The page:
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A potential new method for treating Gauchers disease produced by Amicus Therapeutic was described in the last edition of Gauchers News. This is a further update.
Amicus Therapeutics, a biopharmaceutical company based in New Jersey USA, is developing small molecule, orally administered drugs called pharmacological chaperones to treat a number of genetic diseases.
It expects to initiate clinical trials of AT2101, an experimental treatment for Gauchers disease, in the second half of 2006.
'Recent evidence suggests that Gaucher disease is one of a growing list of conditions which may be further classified as disorders of protein misfolding and amenable to pharmacological chaperone therapy, 'explains Dr Pedro Huertas, Chief Development Officer at Amicus Therapeutics.
'The protein involved in Gaucher disease is the enzyme glucocerebrosidase which functions to break down the fatty substance glucocerebroside which collects in the liver, spleen, bone marrow and sometimes other parts of the body.
'Normally, a protein or enzyme is made of a specific sequence of amino acids that assumes a 3-dimensional shape by being twisted, bent, and folded. Proteins are folded in the endoplasmic reticulum area of the cell and, once properly folded, move out to other parts of the cell where they are biologically active.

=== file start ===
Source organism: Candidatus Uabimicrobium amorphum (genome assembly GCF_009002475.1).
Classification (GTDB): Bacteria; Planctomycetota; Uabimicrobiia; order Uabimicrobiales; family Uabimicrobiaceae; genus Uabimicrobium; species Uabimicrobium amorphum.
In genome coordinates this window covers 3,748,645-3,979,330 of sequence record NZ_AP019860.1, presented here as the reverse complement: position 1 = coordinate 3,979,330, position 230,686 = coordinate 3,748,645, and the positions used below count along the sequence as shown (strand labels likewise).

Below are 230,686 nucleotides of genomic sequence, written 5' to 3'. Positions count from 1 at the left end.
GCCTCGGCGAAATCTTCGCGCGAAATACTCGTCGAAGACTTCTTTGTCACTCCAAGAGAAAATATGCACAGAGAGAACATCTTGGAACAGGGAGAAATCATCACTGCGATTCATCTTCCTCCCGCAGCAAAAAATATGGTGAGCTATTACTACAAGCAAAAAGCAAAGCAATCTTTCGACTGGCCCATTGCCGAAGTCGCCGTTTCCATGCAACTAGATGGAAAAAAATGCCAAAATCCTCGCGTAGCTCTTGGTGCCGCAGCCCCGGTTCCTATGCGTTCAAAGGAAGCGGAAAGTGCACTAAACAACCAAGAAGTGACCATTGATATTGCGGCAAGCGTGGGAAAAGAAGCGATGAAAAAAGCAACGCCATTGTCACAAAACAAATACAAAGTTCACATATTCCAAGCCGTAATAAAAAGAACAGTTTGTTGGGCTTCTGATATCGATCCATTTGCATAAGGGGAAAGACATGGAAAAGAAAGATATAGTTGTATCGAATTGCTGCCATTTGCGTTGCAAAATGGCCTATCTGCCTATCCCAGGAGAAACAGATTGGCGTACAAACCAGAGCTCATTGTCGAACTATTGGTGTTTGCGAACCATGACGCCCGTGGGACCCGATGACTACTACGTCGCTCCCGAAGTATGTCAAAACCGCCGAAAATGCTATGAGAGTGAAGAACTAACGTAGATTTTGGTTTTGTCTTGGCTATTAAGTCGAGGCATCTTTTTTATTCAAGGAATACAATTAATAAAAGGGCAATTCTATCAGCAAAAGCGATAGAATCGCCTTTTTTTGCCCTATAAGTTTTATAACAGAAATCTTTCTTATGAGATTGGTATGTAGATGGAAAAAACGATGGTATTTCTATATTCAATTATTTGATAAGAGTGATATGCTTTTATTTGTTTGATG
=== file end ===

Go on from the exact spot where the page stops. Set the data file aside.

'Certain types of mutations (changes) in the gene for glucocerebrosidase, called missense mutations, allow the enzyme to be made but cannot fold properly. The misfolded enzyme is unstable and remains in the endoplasmic reticulum where it may accumulate, clump together and have damaging effects. Such damaging effects are thought to be in addition to the effects created by storage of the fatty substance in the lysosomes caused by the reduction or loss of the glucocerebrosidase enzyme. ' It is estimated that approximately 75% of people with Gaucher have a missense mutation such as N370S or L444P.
'Pharmacological chaperones are small molecules designed to attach to the misfolded proteins in the endoplasmic reticulum, stabilizing them so that they can fold properly, which in turn allows them to travel normally in the cell. Once the stable protein arrives at its cellular target (the lysosome, in the case of Gaucher disease), the pharmacological chaperone detaches and the protein can perform its proper function. Amicus is exploring this approach as a potential therapy for Gaucher disease. 'Phase II clinical trials of the company's leading drug for Fabry disease, AmigalTM, are currently taking place in the UK, USA, Brazil and Australia.'
See earlier article
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Source: Gauchers News June 2006.
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